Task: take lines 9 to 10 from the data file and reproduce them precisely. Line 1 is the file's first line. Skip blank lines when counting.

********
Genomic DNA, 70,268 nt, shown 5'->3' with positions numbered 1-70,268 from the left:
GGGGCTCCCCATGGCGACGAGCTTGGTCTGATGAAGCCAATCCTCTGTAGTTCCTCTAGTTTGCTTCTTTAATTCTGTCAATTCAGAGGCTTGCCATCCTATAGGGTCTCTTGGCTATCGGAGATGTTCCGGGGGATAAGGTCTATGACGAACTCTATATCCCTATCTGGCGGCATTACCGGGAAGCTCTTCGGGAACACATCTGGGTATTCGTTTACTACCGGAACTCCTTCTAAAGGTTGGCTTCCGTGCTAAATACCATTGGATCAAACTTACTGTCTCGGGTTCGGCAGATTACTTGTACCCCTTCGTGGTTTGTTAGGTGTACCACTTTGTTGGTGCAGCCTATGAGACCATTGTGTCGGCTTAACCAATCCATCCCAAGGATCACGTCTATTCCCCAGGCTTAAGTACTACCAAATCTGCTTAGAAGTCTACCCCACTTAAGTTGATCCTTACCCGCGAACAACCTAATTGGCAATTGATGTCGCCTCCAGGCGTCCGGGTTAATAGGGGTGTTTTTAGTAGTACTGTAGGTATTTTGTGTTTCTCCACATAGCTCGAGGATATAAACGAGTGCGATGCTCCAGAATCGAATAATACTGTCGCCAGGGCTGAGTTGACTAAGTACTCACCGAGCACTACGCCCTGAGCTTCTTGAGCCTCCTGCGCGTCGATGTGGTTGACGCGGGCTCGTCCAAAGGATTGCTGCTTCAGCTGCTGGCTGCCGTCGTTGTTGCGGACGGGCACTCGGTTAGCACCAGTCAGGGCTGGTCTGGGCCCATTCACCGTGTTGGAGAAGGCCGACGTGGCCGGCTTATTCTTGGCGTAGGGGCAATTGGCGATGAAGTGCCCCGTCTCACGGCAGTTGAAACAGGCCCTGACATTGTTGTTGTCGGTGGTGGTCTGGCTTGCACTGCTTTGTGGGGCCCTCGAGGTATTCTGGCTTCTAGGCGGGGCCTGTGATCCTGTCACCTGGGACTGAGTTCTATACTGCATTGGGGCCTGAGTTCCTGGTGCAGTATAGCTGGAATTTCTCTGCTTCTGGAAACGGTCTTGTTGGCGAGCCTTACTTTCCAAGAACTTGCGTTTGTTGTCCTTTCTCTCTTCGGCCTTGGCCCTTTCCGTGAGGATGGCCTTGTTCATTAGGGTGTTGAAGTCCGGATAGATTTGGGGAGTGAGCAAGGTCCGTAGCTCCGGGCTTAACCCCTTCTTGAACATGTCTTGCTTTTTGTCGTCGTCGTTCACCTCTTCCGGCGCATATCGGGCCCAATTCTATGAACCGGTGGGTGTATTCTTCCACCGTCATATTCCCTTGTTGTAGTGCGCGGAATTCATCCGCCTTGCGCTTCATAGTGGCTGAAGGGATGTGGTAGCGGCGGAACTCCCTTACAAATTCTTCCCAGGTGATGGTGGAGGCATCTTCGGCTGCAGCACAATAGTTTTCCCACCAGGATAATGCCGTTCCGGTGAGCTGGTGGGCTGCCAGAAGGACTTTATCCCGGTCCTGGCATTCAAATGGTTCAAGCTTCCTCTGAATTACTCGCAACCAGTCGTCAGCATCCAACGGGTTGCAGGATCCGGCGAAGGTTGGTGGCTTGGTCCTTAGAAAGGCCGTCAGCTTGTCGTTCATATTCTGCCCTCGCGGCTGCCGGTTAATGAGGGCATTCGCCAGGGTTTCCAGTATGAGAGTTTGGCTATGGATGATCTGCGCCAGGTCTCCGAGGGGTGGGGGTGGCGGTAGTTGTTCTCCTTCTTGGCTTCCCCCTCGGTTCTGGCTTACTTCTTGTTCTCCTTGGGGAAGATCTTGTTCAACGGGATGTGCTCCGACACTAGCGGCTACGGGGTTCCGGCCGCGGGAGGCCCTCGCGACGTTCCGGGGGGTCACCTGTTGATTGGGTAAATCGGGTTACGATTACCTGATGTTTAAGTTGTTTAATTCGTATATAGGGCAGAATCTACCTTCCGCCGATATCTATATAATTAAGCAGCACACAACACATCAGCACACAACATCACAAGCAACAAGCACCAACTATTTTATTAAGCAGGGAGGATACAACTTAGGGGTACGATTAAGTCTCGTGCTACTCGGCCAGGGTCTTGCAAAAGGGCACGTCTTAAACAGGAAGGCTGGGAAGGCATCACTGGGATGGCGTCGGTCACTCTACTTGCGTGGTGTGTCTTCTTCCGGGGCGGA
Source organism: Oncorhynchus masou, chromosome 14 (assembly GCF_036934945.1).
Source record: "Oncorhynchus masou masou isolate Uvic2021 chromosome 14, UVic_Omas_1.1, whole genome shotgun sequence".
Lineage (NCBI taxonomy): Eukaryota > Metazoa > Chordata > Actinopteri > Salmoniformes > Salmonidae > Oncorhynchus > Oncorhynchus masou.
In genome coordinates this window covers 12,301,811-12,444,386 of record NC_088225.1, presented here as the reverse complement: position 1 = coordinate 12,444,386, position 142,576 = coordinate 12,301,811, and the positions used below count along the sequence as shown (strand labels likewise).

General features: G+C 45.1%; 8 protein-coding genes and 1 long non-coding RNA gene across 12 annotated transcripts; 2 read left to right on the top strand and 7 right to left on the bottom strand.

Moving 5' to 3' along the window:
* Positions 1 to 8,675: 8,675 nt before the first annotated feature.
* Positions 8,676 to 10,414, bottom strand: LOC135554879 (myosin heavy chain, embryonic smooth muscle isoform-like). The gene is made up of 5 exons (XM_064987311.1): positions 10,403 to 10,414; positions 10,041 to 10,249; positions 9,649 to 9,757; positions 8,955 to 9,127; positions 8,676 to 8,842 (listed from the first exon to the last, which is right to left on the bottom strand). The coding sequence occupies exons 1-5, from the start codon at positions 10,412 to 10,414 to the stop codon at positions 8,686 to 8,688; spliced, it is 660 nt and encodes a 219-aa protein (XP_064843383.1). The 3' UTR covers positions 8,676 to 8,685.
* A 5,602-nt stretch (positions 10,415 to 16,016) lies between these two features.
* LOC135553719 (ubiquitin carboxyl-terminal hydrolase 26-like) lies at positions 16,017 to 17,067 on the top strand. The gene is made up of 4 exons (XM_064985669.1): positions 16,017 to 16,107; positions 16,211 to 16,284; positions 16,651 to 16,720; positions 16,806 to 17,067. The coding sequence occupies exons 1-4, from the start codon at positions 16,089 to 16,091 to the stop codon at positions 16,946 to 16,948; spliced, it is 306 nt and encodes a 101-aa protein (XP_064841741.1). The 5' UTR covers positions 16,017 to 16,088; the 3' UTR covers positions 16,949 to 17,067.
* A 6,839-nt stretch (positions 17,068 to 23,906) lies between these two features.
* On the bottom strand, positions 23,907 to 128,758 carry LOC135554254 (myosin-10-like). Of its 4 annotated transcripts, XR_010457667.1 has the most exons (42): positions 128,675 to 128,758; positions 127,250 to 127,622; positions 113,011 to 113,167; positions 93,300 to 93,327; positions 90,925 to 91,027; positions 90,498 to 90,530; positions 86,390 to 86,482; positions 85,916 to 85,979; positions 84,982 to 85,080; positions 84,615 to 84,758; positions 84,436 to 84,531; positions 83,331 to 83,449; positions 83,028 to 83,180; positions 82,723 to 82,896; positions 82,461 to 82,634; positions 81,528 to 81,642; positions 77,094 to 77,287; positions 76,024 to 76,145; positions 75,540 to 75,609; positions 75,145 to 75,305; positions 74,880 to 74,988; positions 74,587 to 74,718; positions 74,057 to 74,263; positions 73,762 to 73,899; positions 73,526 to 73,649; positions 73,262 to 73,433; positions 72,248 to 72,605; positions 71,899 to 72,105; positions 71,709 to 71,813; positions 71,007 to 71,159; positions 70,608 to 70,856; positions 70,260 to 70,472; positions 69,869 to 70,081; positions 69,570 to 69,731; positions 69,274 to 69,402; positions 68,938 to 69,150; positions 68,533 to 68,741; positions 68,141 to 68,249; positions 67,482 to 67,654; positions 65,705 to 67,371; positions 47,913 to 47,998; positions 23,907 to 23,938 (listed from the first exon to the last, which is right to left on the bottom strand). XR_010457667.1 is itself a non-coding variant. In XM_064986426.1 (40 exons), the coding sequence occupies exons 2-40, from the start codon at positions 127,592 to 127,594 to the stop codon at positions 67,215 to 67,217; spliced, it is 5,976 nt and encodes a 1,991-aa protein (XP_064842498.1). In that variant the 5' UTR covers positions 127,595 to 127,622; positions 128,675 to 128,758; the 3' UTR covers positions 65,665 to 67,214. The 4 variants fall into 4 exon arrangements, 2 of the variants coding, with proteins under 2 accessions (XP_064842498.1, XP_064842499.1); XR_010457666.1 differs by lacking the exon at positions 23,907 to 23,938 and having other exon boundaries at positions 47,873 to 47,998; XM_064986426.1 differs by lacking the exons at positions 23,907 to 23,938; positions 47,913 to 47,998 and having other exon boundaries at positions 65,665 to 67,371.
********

* Positions 1 to 8,675: 8,675 nt before the first annotated feature.
* Positions 8,676 to 10,414, bottom strand: LOC135554879 (myosin heavy chain, embryonic smooth muscle isoform-like). The gene is made up of 5 exons (XM_064987311.1): positions 10,403 to 10,414; positions 10,041 to 10,249; positions 9,649 to 9,757; positions 8,955 to 9,127; positions 8,676 to 8,842 (listed from the first exon to the last, which is right to left on the bottom strand). The coding sequence occupies exons 1-5, from the start codon at positions 10,412 to 10,414 to the stop codon at positions 8,686 to 8,688; spliced, it is 660 nt and encodes a 219-aa protein (XP_064843383.1). The 3' UTR covers positions 8,676 to 8,685.